It’s been a quiet week in Oak Forest, my hometown, although there’s been a lot of hoopla over at my local church, the Hopeful Reformed Christian Church. We’re a likeable congregation, recently emerged from a collective COVID quarantine of sorts, finding our footing again just in time to celebrate our 60th anniversary. As someone once said about a wedding anniversary, “An anniversary is the celebration of love, trust, partnership, tolerance, and tenacity. The order varies for any given year.” From what I know of the church—and I’ve been a member for over 30 years—all those traits describe Hopeful, especially the tolerance and tenacity it took to make it through the COVID years.
Our pastor is both tolerant and tenacious. He’s weathered a lot of storms, baptized and buried members in his lengthy tenure, and has been known to recruit new members in the locker room of a neighborhood health club, a unique form of church growth and evangelism. Arvid Nelson is his name, and one of his recent sermons set the stage for the 60th anniversary, something about the arc of the universe tilting toward kindness and justice. There were many of Nelson’s sermons where the universe tilted, so much so that the church council was considering installing seat belts for safety and serving Dramamine with intinction. They were good sermons, mind you, always memorable and helpful, and they gave his congregation room to wrestle and wriggle with their doubts. Which is why the church council dropped the idea of seat belts. Everyone has their doubts and should feel free to wriggle in faith.
Nelson is a fine pastor, a rare combination of wisdom and wit and an uncanny human touch. He loves what he’s called to do and knows his people well, knows what makes them tick and what ticks them off. Looking forward to the anniversary celebration brought many members of the congregation to mind, with their rogue’s gallery of idiosyncrasies and quirks Some were delightful and some disturbing, yet one and all were members of his church.
Nelson finds himself looking back often these days, especially in this anniversary year, with thoughts about all the things about pastoring a church he never learned in seminary. Some things you just can’t be taught. Other things you could never imagine.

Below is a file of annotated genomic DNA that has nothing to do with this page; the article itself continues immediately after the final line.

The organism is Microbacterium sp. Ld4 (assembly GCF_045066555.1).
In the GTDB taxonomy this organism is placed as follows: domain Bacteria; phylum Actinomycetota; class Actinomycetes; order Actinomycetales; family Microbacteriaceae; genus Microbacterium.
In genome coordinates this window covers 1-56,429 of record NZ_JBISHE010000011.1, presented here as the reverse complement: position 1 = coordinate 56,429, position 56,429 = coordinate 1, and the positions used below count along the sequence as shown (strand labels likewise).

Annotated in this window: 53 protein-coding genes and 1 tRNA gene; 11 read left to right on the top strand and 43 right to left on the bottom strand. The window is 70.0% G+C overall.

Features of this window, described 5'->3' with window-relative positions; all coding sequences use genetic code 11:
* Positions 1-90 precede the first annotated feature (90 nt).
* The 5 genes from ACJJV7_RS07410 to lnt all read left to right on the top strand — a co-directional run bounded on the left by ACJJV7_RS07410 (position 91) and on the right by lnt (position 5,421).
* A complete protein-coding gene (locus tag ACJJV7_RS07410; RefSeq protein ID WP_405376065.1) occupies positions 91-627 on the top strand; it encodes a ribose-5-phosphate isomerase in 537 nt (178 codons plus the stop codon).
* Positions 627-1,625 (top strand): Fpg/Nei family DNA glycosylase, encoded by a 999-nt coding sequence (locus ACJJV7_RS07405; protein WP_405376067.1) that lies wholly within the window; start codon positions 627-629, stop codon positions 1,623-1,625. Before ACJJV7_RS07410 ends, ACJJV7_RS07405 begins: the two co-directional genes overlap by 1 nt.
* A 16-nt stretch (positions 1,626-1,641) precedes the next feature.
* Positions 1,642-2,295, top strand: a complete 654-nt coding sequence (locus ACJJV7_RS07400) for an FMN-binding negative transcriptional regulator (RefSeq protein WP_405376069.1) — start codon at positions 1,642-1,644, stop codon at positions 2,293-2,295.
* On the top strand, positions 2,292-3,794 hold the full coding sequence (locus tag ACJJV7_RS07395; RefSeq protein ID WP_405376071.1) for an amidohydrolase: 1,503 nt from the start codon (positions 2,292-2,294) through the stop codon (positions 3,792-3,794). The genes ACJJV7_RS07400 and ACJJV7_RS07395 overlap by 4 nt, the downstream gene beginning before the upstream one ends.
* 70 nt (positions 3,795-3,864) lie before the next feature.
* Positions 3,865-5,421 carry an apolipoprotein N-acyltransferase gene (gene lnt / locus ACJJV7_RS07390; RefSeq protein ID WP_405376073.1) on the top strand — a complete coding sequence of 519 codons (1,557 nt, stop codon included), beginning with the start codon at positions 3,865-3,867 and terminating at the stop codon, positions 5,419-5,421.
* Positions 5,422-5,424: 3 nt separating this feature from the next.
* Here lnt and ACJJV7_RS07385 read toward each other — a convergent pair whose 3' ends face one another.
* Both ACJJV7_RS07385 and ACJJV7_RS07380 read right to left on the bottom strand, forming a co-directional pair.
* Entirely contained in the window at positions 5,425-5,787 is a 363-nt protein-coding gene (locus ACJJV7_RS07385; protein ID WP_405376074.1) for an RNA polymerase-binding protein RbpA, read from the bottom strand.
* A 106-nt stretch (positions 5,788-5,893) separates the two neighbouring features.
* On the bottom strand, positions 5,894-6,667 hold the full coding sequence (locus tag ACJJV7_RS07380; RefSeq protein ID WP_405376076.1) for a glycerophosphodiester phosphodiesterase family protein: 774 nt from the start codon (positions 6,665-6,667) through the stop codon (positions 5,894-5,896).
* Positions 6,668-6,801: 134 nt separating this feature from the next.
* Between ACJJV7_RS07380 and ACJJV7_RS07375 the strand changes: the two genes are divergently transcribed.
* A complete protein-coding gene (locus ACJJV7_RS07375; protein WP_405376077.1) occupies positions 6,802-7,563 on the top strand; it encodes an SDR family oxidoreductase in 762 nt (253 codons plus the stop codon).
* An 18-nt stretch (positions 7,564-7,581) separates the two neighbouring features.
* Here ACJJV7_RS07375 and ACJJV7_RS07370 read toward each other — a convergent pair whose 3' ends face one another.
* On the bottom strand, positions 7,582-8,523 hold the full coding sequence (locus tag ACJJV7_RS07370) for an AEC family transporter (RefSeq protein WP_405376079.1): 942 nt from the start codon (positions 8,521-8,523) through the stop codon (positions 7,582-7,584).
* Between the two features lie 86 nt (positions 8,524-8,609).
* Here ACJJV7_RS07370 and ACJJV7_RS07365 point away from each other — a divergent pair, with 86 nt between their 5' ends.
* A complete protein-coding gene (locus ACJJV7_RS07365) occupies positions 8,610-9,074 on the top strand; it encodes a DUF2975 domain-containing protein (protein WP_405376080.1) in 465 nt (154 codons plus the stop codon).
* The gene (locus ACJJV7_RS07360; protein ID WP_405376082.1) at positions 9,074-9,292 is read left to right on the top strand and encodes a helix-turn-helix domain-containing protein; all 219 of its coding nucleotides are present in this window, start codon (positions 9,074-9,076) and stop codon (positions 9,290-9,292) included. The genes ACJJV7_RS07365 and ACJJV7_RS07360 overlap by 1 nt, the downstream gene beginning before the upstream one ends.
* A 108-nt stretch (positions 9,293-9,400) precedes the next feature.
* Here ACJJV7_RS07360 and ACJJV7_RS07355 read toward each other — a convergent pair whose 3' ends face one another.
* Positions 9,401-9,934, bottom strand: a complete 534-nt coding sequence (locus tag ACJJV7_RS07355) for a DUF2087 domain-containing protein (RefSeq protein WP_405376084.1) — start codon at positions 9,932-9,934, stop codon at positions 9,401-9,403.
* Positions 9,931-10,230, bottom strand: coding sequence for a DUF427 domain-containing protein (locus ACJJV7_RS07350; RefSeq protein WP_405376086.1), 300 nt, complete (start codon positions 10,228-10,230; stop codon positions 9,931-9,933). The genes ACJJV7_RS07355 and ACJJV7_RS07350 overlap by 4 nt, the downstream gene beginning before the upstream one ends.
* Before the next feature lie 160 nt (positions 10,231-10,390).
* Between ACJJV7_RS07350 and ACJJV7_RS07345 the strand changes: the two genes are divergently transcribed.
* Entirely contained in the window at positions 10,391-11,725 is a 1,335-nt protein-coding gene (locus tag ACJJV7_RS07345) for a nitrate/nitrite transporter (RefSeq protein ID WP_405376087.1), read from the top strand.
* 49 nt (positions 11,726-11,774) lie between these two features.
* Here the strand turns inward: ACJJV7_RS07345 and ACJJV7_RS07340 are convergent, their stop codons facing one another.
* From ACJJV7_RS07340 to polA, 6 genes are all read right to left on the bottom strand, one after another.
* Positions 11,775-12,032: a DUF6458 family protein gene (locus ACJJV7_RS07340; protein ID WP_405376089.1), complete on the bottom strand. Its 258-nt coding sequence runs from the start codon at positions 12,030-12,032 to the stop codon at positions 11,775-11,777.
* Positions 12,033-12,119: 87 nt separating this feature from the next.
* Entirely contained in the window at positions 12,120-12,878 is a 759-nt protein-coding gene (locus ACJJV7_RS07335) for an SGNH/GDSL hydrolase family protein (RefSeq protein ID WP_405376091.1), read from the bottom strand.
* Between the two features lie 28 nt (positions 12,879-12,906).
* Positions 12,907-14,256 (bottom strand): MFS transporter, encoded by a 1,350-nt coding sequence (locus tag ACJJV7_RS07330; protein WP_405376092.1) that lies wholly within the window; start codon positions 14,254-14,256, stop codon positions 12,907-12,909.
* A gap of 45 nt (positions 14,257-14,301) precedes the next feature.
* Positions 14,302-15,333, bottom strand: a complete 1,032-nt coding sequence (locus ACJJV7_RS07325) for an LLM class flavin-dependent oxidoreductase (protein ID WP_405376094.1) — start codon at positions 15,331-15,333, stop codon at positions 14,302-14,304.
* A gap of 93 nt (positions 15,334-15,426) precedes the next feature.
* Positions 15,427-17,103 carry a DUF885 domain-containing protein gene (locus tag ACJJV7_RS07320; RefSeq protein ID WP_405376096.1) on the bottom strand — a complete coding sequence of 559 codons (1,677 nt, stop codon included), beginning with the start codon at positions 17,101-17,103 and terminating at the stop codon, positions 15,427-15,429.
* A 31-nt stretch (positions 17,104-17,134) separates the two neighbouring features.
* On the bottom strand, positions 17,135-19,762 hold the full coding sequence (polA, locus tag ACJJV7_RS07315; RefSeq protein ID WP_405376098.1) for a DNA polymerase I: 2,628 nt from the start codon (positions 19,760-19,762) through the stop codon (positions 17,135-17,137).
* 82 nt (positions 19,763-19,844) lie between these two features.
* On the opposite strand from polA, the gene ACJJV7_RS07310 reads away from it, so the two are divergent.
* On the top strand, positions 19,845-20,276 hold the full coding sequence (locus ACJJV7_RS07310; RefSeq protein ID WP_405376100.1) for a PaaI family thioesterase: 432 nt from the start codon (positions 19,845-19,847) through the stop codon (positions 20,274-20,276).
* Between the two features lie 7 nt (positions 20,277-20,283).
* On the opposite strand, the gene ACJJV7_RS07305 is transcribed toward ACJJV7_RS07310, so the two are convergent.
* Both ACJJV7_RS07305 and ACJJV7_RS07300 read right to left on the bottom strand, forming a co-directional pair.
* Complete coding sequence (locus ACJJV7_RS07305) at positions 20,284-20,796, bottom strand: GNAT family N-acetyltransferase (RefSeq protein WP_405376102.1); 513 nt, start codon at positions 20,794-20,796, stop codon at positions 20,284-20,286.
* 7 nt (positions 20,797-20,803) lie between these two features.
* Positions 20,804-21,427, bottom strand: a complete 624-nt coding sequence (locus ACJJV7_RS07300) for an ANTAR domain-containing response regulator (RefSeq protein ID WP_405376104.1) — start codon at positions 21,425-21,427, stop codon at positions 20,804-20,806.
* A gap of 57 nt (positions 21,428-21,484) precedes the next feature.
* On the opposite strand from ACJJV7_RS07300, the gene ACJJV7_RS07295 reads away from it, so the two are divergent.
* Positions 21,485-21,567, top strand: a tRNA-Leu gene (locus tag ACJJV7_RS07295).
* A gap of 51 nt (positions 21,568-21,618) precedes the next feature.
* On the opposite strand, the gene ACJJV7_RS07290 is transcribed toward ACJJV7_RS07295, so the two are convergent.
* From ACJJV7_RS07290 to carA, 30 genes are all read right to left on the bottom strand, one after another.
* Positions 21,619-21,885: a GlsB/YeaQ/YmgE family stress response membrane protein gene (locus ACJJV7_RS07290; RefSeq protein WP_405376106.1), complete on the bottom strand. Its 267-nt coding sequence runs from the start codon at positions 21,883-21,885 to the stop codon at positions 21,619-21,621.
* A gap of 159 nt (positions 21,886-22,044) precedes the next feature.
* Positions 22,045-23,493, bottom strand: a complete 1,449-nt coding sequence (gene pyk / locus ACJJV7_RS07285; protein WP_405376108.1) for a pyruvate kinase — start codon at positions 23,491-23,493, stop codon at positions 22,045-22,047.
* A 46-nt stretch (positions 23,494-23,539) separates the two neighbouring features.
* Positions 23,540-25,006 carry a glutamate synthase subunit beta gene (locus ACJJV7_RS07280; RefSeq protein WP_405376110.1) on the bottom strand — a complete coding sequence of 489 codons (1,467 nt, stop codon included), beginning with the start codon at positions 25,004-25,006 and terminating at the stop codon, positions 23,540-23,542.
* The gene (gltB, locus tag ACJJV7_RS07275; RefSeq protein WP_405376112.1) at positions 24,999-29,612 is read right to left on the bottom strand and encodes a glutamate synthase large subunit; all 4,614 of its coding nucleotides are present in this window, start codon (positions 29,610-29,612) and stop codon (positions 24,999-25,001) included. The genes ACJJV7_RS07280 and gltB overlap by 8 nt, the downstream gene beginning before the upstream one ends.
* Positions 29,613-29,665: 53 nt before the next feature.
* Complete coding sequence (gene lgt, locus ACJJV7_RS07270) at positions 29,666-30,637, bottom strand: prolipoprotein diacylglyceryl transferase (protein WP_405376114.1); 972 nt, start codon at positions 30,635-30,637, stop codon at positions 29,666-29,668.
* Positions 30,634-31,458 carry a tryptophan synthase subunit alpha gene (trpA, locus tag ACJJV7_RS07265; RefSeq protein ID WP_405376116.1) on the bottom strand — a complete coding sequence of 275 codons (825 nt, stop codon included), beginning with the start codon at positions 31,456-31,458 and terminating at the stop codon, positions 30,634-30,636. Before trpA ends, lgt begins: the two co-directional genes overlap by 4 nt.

Nelson remembered the elders he’d met through the years, women and men who also had no idea what was in store for them. He remembered Hilda Woldman in particular. Although she and her husband had only been at our church for five months, she was chosen to be an elder. Our church believes in sacrificing fresh meat on the altar of leadership, and Hilda was still learning her way around. She had a big compassionate heart which served her in good stead during a very gray ethical dilemma that clarified what it meant to be an elder. It involved Irma Vander Sloot.
Irma was a real humdinger in her day and remained feisty in her late 80s. She was in Hilda’s elder district, so Hilda would often pick up Irma from the retirement home and bring her to church and back again. Hilda and Irma first met one Sunday when Hilda was passing the grape juice tray during communion. Hilda stumbled over a hymnal in the aisle and spilled several full communion cups right on Irma’s shiny white satin blouse and pristine pearl necklace. Before Hilda could get her apology out, Irma offered a barn-yard expletive loud enough for several rows to hear. She stared at Hilda with an icy cold look that could have frozen Medusa.
In the years after World War II, Irma worked in a big downtown bank, and she learned a great deal about big city life from her friends at work. She had already learned to smoke at the local Christian high school, but it was at work where she learned about cocktails, enough so that she could have rivaled the best bartenders in one of those classy downtown hotel lounges.